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How Long Should a Toilet Last and When Is It Time to Replace Yours?

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How Long Should a Toilet Last

The home utilities we use most often are ironically the most overlooked. You don’t tend to think about the health of lightbulbs, faucets, or drains until something goes wrong. Toilets deserve a special mention since they can appear functional long after it’s time for a replacement.

But how long should a toilet last, anyway? Keeping an old toilet around can cause you a serious headache through maintenance and high water bills.

Still, it may be worthwhile to make an occasional repair rather than replacing the whole thing. To come to an educated decision, read on to discover if it’s time to replace your current toilet.

How Long Should a Toilet Last?

Most plumbers agree that a typical toilet has a lifespan of about 50 years. But that doesn’t mean you should keep it around that long.

Toilets are responsible for a massive portion of your monthly water bill. The older your toilet is, the more it’s costing you. If your equipment is near the 50-year mark, it may use 6 gallons or more with every flush.

Compare that to the standards of the National Energy Policy Act, which requires the installation of toilets that use no more than 1.6 gallons. According to the EPA, you could save more than $140 every year by upgrading your toilet.

And that’s a modest estimate, especially if you own an antiquated model. Seeing as toilet replacement costs are very affordable, it’s a good idea to upgrade your toilet if it’s older than about 20 or 30 years. The new appliance will pay for itself in no time.

If you don’t want to deal with the hassle of a replacement, don’t wait to replace a toilet that’s at least 50 years old. It presents a serious health hazard if the porcelain breaks while in use.

Is it Time to Replace My Toilet?

You can usually find the production date of your toilet within its tank. But if the date is missing or you’re still undecided, just listen to your toilet! There are plenty of signs that indicate when it’s on its last legs.

Here are some of the most common.

1. Hairline Fractures

Porcelain is durable, but wear and tear adds up over time. Small cracks may appear on the toilet, whether around the tank, bowl, or base. Hairline fractures are sometimes minuscule enough that the toilet remains operational and leak-free.

Even so, these hairline cracks will continue to develop until a leak forms. These cracks also weaken the foundation of the porcelain, making it dangerous to use in any capacity.

If you notice cracks or fractures, don’t wait. Hire the professionals to install a new toilet as soon as possible.

2. Repeated Clogging

There’s no denying that a toilet clogs up every now and then. But if it’s a common occurrence, such as once a week or more, that suggests your toilet is no longer fit for the job.

Older toilets may lack the strength to get the job done. But it used to work just fine. What changed?

Usually, the culprit is the buildup of mineral deposits within the pipes. Mineral buildups are more common with weak toilets since the flush isn’t powerful enough to blast the residue away. You’ll also encounter mineral buildups if you live in an area with hard water.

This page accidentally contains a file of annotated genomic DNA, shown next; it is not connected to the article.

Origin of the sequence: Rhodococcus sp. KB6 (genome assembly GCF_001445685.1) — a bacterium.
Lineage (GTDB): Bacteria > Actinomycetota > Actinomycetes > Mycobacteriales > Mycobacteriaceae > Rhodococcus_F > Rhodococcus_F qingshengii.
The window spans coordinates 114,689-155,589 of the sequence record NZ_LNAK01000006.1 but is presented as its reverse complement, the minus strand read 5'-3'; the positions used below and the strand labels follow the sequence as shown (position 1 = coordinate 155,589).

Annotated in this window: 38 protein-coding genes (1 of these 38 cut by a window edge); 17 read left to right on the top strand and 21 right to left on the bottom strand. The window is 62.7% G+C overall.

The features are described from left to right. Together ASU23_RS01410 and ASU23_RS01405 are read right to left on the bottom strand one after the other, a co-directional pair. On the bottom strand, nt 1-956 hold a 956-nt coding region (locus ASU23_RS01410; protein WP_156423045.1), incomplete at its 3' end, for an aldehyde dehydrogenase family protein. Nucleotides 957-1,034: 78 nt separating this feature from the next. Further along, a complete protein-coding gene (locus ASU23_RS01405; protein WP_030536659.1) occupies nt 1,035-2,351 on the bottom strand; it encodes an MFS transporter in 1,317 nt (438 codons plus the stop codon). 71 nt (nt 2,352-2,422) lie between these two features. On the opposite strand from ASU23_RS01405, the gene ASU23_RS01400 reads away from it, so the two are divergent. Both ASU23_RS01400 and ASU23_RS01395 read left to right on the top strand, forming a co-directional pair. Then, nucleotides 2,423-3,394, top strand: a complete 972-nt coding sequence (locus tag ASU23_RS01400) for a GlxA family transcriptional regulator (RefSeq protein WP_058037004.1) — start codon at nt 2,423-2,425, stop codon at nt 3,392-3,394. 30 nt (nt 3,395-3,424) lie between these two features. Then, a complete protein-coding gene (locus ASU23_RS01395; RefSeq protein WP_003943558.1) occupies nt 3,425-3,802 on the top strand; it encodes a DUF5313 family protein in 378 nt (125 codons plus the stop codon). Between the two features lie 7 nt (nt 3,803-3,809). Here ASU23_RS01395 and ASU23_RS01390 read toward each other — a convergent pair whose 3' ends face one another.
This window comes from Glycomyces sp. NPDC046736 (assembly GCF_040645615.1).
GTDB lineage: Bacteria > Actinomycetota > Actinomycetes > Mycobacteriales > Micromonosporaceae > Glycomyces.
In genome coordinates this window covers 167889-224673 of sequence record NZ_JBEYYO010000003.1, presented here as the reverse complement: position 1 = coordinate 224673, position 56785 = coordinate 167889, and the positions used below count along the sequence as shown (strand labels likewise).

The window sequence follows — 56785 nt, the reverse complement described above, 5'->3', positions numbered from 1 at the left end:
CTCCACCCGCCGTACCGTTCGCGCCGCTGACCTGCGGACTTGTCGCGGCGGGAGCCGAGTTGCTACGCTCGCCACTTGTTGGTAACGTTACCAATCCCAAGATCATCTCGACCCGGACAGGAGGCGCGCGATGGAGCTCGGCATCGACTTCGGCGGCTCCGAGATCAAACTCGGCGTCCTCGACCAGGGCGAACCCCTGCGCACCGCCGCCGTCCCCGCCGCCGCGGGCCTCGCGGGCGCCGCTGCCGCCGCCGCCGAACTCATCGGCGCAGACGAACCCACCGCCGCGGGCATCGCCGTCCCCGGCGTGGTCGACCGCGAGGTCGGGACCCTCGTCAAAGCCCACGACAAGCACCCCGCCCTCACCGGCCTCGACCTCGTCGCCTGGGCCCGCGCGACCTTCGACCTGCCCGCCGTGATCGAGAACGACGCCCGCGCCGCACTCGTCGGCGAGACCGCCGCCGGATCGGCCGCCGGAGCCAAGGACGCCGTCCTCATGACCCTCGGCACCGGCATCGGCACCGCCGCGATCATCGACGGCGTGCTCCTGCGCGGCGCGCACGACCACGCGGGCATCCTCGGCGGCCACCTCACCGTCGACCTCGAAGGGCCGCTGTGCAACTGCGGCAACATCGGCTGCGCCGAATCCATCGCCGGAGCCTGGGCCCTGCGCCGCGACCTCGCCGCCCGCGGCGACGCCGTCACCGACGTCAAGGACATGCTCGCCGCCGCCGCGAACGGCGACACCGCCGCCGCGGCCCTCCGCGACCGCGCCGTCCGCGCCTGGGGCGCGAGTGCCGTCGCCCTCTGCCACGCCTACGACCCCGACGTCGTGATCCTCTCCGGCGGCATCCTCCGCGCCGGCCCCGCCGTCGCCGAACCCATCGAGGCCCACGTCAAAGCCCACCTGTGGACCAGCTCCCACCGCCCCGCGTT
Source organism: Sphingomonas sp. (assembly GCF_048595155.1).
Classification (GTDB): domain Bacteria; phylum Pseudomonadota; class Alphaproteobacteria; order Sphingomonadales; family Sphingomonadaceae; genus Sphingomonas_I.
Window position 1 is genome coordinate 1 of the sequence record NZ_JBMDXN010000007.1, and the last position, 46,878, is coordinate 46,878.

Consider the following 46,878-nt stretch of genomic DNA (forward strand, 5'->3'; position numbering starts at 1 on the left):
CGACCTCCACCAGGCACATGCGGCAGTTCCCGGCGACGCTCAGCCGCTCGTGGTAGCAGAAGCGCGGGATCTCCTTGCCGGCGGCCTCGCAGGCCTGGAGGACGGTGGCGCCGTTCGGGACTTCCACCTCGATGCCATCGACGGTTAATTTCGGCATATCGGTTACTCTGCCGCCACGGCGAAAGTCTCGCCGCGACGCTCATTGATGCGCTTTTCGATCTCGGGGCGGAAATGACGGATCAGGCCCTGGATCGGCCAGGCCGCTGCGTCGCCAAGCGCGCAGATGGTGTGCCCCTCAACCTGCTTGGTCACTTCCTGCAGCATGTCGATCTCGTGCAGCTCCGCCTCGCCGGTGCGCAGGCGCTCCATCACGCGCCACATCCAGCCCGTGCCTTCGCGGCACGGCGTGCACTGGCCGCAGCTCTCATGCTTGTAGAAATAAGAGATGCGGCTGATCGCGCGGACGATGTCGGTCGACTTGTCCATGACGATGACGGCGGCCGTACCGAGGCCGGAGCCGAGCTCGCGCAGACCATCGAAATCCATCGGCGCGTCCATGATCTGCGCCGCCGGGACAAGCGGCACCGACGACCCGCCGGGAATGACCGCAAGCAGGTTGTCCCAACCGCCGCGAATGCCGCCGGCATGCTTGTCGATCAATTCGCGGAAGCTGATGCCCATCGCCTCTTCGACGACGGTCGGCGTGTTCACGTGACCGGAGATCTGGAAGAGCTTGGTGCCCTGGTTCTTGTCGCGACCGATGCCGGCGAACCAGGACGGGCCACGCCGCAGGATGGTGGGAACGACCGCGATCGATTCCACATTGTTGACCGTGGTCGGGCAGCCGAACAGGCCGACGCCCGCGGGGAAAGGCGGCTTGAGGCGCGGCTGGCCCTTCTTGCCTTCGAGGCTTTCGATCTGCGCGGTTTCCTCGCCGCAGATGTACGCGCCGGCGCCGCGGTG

A stronger, modern toilet can contend with thinner pipes since they are more powerful. It’s also a good idea to have your drain pipe examined while replacing the toilet, just in case.

3. Wobbling Foundation

If your old toilet ever wobbles, you want to determine the cause as soon as possible. In the best circumstances, you may have to replace or adjust the anchor screws.

But if the screws are tight and your toilet still wobbles? Now that’s a problem. Constant wobbling can lead to expensive leaks or even ruin the surrounding plumbing.

In some cases, the wobbling is already a sign of damage. This occurs when an unchecked leak has damaged the floor beneath the toilet. The soft, rotting foundation has given way, allowing the toilet to wobble around.

Feel free to check the screws yourself. If your old toilet is still wobbling, contact the professionals for a replacement. A new toilet could be the least of your worries if you wait too long.

4. Constant Repairs

Your old toilet probably isn’t going to break down out of the blue. But you’ll know it’s on its last legs when month after month, something goes wrong.

Some repairs are simple, such as affixing a new handle chain. But what about adding a new fill valve? Many of these may not be compatible with your old toilet, especially if it’s nearing the end of its life expectancy.

Rather than putting more time and money into an inefficient, dysfunctional toilet, cut your losses. Installing a new toilet will save you time and money.

5. High Water Bills

Since old toilets are inefficient, they can do a number on your monthly water bill. And as they age, they only become weaker, going through even more water to get the job done.

When your toilet reaches this point, you’re basically flushing money away. Instead, purchasing a new toilet will reduce your water consumption and thus the bills that come with it. It practically pays for itself.

Installing a New Toilet

How long should a toilet last after installation? Another 50 years. Installing a new toilet is a once-in-a-lifetime burden.

Most homeowners put off the installation of a new toilet because they can’t do it alone. And hey, we get it. Toilets are messy, complicated, and bulky.

That’s why you should leave the installation to qualified professionals. Thanks to improvements over the years, you’ll save money with reduced water consumption and fewer repairs. Contact us for a free quote.

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